• Simons, J., Templeton, K., Plummer, K., Beveridge, C. A. and Snowden, K. C. (2004). Characterisation of the genetic and hormonal controls of plants branching. In: , 18th International Conference on Plant Growth Substances. IPGSA, Canberra, Australia, (105-105). September 2004.

  • Beveridge, C. A., Foo, E. and Rameau, C. (2004). Genetic and hormonal control of bud outgrowth. In: , 5th European conference on Grain Legumes. Legmes for the benefit of Agriculture, Nutrition and the Envi., Dijon, (137-138). June, 2004.

  • Beveridge, Christine, Harding, Elizabeth, Renton, Michael, Bell, Paul, Parmenter, Kathy and Hanan, Jim (2004). Hypothesis driven modelling of long-distance signalling and plant development. In: C. Godin et al, Proceedings of the 4th International Workshop on Functional-Structural Plant Models (FSPM 04). 4th International Workshop on Functional-Structural Plant Models (FSPM 04), Montpellier, France, (390-390). 7-11 June, 2004.

  • Beveridge, C. A., Foo, E., Murray, M. D., Dun, E. A. and Brcich, T. A. (2004). Novel signals and IAA cross-talk. In: , 18th International Conference on Plant Growth Substances. IPGSA 2004, Canberra, Australia, (47-47). 20th - 24th September, 2004.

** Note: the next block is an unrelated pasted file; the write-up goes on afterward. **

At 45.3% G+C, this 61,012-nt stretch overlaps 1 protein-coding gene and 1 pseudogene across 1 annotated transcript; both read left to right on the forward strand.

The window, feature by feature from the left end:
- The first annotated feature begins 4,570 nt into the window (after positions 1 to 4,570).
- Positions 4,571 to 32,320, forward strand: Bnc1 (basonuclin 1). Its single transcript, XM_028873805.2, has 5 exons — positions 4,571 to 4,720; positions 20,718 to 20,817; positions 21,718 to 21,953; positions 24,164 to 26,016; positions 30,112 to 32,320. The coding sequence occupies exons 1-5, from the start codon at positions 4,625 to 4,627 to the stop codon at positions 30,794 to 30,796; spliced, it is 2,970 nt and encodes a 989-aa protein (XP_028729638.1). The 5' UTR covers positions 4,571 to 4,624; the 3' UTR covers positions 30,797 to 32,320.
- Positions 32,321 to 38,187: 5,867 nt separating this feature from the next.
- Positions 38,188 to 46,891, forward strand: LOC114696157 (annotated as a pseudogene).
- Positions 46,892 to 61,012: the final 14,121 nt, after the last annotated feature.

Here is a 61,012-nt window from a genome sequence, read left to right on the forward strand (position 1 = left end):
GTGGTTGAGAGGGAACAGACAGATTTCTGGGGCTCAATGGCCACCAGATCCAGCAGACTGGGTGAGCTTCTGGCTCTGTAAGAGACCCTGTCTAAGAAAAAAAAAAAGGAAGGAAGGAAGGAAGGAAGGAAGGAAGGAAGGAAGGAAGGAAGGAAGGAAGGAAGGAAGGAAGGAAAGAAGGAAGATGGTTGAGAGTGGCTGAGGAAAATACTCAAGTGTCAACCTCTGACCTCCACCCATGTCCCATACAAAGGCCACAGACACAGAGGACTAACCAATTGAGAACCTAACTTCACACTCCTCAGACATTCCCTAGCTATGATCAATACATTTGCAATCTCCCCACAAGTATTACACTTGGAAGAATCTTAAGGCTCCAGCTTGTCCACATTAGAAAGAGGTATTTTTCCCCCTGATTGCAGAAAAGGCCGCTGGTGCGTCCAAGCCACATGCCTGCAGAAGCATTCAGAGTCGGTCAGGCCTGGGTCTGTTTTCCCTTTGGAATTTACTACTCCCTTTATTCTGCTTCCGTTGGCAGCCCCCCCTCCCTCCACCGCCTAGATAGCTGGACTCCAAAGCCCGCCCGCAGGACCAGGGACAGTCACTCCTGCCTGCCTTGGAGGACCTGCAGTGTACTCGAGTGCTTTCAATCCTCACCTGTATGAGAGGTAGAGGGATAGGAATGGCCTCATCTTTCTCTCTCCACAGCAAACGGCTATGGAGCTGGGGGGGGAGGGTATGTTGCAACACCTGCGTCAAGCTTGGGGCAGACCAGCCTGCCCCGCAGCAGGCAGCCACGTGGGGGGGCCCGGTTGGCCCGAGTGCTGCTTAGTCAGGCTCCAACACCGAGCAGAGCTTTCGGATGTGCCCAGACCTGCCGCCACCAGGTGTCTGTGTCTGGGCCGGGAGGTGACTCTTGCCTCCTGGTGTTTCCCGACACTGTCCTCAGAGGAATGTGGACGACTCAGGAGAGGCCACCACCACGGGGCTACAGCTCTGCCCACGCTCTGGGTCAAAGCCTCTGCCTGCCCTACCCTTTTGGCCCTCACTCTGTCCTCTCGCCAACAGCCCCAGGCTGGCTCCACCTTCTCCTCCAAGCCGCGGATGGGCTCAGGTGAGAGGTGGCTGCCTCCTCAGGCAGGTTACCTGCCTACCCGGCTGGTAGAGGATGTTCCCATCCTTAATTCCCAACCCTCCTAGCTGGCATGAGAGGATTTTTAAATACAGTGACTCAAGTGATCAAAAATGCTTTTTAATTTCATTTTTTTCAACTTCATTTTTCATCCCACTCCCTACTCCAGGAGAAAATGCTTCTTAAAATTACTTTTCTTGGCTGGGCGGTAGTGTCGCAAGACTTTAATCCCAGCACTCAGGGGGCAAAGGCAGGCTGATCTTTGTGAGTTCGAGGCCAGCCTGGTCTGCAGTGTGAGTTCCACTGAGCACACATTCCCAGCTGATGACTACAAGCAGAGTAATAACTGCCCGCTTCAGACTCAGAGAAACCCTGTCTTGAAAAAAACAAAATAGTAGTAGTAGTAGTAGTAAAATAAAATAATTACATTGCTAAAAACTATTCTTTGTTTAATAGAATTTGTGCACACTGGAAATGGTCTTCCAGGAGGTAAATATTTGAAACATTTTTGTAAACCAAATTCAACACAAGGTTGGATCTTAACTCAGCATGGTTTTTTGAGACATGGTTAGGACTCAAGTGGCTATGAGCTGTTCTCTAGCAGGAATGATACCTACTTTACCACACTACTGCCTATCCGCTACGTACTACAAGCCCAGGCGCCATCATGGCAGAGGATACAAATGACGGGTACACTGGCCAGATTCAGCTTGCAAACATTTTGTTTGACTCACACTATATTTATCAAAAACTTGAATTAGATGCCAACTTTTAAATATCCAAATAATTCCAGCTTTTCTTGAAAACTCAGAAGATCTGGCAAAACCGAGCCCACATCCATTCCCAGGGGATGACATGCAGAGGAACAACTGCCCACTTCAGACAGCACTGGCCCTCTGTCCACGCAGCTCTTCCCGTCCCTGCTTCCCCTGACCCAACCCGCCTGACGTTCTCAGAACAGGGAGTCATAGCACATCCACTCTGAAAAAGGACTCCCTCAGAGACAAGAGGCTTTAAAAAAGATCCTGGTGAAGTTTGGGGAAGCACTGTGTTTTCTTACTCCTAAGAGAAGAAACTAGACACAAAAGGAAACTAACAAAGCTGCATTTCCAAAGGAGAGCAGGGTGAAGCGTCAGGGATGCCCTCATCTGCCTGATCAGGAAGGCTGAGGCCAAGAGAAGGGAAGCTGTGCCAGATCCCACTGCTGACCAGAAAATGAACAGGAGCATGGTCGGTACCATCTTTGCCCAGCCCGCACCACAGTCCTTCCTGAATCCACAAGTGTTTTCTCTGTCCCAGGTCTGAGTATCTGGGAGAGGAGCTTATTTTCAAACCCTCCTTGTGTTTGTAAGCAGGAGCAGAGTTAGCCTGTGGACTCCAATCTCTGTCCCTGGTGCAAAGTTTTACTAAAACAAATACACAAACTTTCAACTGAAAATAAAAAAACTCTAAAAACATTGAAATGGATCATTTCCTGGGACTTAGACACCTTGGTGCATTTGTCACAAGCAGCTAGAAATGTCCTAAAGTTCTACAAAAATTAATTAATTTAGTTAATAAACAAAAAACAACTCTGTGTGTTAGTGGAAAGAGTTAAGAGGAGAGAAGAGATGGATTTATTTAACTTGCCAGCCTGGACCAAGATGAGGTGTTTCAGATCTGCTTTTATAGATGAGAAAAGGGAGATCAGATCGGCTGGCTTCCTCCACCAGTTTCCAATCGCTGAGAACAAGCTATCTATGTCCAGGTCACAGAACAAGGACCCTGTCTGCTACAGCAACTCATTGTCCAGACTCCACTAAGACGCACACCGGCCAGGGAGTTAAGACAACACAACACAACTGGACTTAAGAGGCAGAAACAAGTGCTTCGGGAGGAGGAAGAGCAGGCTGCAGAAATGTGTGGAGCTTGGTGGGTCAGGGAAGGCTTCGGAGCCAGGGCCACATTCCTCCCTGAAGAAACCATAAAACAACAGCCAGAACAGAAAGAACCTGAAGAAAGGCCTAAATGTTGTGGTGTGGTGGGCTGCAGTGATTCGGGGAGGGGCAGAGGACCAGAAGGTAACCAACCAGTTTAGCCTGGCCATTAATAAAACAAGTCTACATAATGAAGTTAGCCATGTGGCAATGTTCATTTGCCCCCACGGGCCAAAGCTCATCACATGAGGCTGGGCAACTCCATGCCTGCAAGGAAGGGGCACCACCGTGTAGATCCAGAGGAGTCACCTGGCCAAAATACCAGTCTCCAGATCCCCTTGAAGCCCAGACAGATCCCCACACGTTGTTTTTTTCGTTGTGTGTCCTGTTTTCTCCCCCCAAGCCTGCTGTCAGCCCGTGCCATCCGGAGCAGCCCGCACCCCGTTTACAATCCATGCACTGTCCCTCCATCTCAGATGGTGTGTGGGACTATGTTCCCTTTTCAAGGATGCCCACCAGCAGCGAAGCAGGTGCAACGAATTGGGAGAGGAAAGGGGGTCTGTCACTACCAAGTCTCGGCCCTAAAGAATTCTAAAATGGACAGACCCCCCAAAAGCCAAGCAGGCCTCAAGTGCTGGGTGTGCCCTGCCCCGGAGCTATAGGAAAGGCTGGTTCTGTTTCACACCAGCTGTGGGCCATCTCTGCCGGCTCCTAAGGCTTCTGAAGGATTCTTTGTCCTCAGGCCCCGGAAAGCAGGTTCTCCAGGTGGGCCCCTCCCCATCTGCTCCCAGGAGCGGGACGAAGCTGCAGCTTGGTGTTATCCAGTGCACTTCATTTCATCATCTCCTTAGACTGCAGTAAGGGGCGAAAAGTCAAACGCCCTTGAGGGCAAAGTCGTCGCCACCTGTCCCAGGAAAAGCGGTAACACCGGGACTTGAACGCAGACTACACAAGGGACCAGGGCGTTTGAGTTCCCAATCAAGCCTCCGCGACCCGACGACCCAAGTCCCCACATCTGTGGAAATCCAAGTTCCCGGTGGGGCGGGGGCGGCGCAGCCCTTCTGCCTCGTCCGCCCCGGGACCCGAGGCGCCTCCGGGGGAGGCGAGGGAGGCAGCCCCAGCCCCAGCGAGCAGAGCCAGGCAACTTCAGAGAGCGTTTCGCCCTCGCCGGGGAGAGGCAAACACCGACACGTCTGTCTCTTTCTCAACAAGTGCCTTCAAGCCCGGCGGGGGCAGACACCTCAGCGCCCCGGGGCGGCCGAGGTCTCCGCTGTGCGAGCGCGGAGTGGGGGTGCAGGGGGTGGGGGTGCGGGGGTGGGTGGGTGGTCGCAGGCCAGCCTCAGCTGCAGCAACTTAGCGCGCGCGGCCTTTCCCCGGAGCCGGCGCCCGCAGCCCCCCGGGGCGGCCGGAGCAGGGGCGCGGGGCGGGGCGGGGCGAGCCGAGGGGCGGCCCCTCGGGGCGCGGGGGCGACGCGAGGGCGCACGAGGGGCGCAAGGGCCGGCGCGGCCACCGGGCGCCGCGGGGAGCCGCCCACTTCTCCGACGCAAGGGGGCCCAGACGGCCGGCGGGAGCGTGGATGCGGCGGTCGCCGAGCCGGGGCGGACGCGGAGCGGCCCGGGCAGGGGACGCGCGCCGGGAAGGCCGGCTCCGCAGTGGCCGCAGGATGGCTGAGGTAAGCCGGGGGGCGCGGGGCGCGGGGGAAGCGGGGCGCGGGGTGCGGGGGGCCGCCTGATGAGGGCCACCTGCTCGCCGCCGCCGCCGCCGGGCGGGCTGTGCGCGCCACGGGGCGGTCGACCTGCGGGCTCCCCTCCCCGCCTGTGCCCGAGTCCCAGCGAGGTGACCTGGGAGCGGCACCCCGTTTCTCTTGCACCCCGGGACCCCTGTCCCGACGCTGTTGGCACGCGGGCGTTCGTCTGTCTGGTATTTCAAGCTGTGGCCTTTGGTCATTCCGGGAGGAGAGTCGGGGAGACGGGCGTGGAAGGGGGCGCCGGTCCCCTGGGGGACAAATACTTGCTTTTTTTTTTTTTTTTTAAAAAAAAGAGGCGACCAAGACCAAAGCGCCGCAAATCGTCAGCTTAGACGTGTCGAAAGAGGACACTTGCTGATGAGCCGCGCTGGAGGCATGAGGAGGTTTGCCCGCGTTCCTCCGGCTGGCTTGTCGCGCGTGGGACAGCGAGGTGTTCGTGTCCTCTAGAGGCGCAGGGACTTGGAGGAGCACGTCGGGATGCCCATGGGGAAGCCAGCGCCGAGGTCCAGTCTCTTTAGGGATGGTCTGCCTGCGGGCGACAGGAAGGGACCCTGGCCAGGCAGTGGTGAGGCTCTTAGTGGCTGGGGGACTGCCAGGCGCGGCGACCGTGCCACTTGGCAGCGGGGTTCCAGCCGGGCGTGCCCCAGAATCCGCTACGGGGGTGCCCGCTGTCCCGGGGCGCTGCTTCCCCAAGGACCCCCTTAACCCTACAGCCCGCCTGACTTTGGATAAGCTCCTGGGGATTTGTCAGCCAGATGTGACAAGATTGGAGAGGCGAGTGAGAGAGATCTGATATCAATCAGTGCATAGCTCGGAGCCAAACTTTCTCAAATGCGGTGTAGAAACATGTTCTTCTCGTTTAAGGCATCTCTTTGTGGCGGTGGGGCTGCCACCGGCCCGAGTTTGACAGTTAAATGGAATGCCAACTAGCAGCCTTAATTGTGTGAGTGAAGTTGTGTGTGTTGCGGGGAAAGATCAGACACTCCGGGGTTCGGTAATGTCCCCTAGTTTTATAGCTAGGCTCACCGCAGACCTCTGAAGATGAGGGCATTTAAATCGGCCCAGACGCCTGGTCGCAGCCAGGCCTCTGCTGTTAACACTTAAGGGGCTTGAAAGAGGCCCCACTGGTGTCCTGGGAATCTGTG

• Parmenter, K. S., Rameau, C., Turnbull, C. G., Murfet, I. C. and Beveridge, C. A. (2004). Regulation of shoot meristem identity prior to flowering. In: , 18th International Conference on Plant Growth Substances. IPGSA, Canberra, Australia, (102-102). September 2004.

  • Rameau, C. and Beveridge, C. A. (2004). The control of branching in pea: A triple signals crosstalk. In: , Conference Jacques Monod. National Centre of Scientific Research, Roscoff (Brittany), France, (). 15-19 May, 2004.

  • Krisantini, S., Johnson, P.L., Williams, and Beveridge, C. A. (2004). Uptake and transport of indole-3-butyric acid in cuttings of Grevillea and Australian native species. In: , 18th International Conference on Plant Growth Substances. IPGSA, Canberra, Australia, (102-102). September 2004.

  • Beveridge, C. A. (2003). Development of axillary shoot meristems, both vegetative and repoructive. In: , The Inaugural Retreat for the ARC Centre of Excellence For Integrative Legume Research. The Inaugural Retreat for the ARC Centre of Excellence for Inh, Moreton Bay Research Station, North Stradbroke Island, (34). 27th February to 2nd March, 2003.

  • Krisantini, Santi, Johnston, Margaret, Williams, Richard R. and Beveridge, Christine (2003). Propagation of Grevillea. In: , Proceedings of the International Propagators Society. Australian Region IPPS 31st Annual Meeting, Coffs Harbour, Australia, (154-158). 30th May to 1st June, 2003.